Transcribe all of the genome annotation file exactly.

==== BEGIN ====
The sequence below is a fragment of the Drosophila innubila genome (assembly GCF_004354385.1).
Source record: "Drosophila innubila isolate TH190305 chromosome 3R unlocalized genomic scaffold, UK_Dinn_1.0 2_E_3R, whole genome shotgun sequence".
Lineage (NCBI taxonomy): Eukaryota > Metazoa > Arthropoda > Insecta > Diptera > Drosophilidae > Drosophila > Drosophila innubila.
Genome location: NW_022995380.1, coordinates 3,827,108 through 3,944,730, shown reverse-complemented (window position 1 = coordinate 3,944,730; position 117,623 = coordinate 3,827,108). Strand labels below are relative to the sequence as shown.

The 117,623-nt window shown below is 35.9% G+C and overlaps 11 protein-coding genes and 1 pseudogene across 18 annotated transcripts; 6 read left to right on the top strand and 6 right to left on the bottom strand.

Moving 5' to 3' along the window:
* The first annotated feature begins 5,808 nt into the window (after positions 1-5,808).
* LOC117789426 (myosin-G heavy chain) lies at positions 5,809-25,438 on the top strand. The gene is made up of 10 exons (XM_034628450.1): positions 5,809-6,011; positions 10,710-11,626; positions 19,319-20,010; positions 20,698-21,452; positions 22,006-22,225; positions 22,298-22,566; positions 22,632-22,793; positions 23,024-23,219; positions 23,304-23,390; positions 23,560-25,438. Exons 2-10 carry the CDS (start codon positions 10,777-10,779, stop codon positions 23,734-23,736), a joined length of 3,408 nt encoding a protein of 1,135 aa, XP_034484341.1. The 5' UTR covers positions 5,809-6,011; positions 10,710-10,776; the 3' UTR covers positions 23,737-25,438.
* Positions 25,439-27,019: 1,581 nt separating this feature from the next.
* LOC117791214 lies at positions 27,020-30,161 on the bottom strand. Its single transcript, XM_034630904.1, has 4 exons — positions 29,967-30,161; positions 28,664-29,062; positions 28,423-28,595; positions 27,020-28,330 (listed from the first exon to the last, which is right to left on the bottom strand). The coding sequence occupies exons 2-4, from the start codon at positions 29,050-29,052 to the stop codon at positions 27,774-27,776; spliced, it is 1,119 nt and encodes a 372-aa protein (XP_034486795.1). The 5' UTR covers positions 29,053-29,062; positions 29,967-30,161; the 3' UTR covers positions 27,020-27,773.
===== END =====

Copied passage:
The sequence below is a fragment of the Drosophila innubila genome (assembly GCF_004354385.1).
Source record: "Drosophila innubila isolate TH190305 chromosome 3R unlocalized genomic scaffold, UK_Dinn_1.0 2_E_3R, whole genome shotgun sequence".
Lineage (NCBI taxonomy): Eukaryota > Metazoa > Arthropoda > Insecta > Diptera > Drosophilidae > Drosophila > Drosophila innubila.
Genome location: NW_022995380.1, coordinates 3,827,108 through 3,944,730, shown reverse-complemented (window position 1 = coordinate 3,944,730; position 117,623 = coordinate 3,827,108). Strand labels below are relative to the sequence as shown.

The 117,623-nt window shown below is 35.9% G+C and overlaps 11 protein-coding genes and 1 pseudogene across 18 annotated transcripts; 6 read left to right on the top strand and 6 right to left on the bottom strand.

Moving 5' to 3' along the window:
* The first annotated feature begins 5,808 nt into the window (after positions 1-5,808).
* LOC117789426 (myosin-G heavy chain) lies at positions 5,809-25,438 on the top strand. The gene is made up of 10 exons (XM_034628450.1): positions 5,809-6,011; positions 10,710-11,626; positions 19,319-20,010; positions 20,698-21,452; positions 22,006-22,225; positions 22,298-22,566; positions 22,632-22,793; positions 23,024-23,219; positions 23,304-23,390; positions 23,560-25,438. Exons 2-10 carry the CDS (start codon positions 10,777-10,779, stop codon positions 23,734-23,736), a joined length of 3,408 nt encoding a protein of 1,135 aa, XP_034484341.1. The 5' UTR covers positions 5,809-6,011; positions 10,710-10,776; the 3' UTR covers positions 23,737-25,438.
* Positions 25,439-27,019: 1,581 nt separating this feature from the next.
* LOC117791214 lies at positions 27,020-30,161 on the bottom strand. Its single transcript, XM_034630904.1, has 4 exons — positions 29,967-30,161; positions 28,664-29,062; positions 28,423-28,595; positions 27,020-28,330 (listed from the first exon to the last, which is right to left on the bottom strand). The coding sequence occupies exons 2-4, from the start codon at positions 29,050-29,052 to the stop codon at positions 27,774-27,776; spliced, it is 1,119 nt and encodes a 372-aa protein (XP_034486795.1). The 5' UTR covers positions 29,053-29,062; positions 29,967-30,161; the 3' UTR covers positions 27,020-27,773.